My guest for this episode is Noel Johnson of George Mason University, and if that name sounds familiar, it’s because he was the coauthor on the paper I discussed with Mark Koyama last month.

Noel recently released a working paper titled “The Effects of Land Redistribution: Evidence from the French Revolution.” It is co-authored with Theresa Finley and Raphael Franck. The paper examines the consequences of the land auctions held by the Revolutionary government in France. The abstract reads as follows:

This study exploits the confiscation and auctioning off of Church property that occurred during the French Revolution to assess the role played by transaction costs in delaying the reallocation of property rights in the aftermath of fundamental institutional reform. French districts with a greater proportion of land redistributed during the Revolution experienced higher levels of agricultural productivity in 1841 and 1852 as well as more investment in irrigation and more efficient land use. We trace these increases in productivity to an increase in land inequality associated with the Revolutionary auction process. We also show how the benefits associated with the head-start given to districts with more Church land initially, and thus greater land redistribution by auction during the Revolution, dissipated over the course of the nineteenth century as other districts gradually overcame the transaction costs associated with reallocating the property rights associated with the feudal system.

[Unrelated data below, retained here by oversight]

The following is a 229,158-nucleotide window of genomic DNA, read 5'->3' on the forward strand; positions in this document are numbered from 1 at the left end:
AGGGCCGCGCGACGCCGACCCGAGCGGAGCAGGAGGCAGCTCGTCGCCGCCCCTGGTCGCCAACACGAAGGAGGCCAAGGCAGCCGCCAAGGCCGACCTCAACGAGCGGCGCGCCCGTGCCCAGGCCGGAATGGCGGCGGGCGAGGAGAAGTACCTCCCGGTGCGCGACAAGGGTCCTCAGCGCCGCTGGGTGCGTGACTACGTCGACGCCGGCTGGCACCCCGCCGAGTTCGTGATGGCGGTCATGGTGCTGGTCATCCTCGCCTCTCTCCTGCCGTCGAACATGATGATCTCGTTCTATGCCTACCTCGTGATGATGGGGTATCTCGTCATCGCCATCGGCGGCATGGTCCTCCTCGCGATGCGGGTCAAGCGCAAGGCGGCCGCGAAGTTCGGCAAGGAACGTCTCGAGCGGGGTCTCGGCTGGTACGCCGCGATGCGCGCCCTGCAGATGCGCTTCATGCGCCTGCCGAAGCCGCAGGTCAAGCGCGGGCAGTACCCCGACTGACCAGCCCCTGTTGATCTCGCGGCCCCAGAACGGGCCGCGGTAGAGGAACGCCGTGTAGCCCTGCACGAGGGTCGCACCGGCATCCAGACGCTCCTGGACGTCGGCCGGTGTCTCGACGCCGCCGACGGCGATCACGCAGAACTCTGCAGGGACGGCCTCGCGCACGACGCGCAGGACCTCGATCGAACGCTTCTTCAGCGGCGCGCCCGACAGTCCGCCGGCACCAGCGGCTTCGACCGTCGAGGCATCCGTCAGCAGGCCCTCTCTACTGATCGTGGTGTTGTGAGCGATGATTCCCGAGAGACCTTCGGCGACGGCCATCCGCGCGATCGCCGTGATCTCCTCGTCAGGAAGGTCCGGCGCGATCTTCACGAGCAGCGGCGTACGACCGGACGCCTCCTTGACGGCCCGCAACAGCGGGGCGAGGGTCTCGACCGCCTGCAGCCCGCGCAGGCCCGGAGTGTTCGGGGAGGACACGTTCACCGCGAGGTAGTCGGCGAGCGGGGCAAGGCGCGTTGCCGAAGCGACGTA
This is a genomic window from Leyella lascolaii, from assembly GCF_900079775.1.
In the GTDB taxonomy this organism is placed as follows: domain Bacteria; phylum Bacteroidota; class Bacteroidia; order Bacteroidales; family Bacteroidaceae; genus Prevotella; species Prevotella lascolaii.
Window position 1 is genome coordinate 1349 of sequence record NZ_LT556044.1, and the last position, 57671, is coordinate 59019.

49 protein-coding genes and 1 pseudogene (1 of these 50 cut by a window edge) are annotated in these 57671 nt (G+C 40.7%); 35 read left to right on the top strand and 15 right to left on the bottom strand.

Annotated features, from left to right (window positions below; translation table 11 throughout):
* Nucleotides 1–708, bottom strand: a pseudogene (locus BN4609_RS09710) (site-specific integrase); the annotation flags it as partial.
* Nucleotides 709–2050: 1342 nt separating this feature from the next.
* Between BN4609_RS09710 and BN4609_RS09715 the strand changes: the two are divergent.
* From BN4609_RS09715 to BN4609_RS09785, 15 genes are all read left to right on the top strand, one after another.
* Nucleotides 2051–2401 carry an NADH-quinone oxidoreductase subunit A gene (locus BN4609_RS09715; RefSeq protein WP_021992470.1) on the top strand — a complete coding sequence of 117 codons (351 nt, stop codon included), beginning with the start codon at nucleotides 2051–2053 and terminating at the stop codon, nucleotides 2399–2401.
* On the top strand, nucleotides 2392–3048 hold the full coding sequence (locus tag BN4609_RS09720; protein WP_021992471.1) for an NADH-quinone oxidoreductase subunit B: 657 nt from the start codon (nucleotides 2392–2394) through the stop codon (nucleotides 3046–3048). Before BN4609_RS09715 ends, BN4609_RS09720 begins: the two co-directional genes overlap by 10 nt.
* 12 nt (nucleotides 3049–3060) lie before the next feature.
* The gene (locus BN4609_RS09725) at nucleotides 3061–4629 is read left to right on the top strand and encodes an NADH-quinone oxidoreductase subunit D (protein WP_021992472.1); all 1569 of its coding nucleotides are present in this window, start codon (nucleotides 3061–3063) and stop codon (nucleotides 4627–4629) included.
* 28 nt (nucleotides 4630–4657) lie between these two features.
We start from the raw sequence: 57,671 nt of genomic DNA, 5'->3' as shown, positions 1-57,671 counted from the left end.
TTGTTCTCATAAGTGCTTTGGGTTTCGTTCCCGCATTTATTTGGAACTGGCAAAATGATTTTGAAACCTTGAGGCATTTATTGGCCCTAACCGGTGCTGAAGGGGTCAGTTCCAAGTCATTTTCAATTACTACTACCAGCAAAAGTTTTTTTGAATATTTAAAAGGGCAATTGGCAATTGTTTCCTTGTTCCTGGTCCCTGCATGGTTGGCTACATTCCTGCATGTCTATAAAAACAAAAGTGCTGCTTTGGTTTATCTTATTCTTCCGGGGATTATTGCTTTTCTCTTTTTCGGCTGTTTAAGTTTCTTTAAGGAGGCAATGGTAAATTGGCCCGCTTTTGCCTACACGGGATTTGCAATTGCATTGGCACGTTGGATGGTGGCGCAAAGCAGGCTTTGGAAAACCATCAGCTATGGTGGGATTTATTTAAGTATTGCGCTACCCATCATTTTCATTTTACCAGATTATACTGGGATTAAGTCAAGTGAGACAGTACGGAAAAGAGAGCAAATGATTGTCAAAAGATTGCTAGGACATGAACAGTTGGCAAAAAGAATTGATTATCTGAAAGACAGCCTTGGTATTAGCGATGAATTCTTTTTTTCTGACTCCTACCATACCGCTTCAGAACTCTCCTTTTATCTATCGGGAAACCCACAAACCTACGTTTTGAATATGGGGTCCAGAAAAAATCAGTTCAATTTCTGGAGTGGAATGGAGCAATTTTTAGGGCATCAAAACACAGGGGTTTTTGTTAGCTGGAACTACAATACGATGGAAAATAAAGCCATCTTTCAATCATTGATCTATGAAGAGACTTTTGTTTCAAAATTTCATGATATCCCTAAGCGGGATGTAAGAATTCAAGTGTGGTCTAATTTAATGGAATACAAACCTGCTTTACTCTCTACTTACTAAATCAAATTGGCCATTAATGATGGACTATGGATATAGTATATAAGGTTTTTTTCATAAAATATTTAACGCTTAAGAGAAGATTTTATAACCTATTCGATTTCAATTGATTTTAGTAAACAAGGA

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  • Would it be worthwhile advocating for a voluntary state? Now this might seem a contradiction in terms, but consider this: 1) This state would collect voluntary taxation 2) Candidates would be elected by voters to spend the voluntary taxes on ‘public services’ such as welfare, public housing etc., all the goodies progressives want. 3) This state would not have the power to use force in its interactions with citizens Advocating such a system would show that these things can be paid for voluntary, and expose the gun in the room of our current system. Just a thought. Has such an idea ever been proposed? Would it be worthwhile?

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  • What is the origination of property rights? Where do they come from that you can reason their existence as natural? We usually argue for property rights at some point in our discussions as libertarians, but I’m curious as to where we can claim they’re from. Personally, I derive mine from God and my religious beliefs, similar to what Jefferson stated about God given rights. But what about someone who doesn’t believe in a deity? How can they derive property rights in a way that can’t be dismissed as ideals, but derived in nature? This is also (and arguably more so) important for arguing these natural rights to people who won’t accept a divine aspect. It’s important to have property rights, and they’re evidently beneficial, but the argument remains for declaring these as rights, otherwise the NAP is in jeopardy. How do we have a right to property?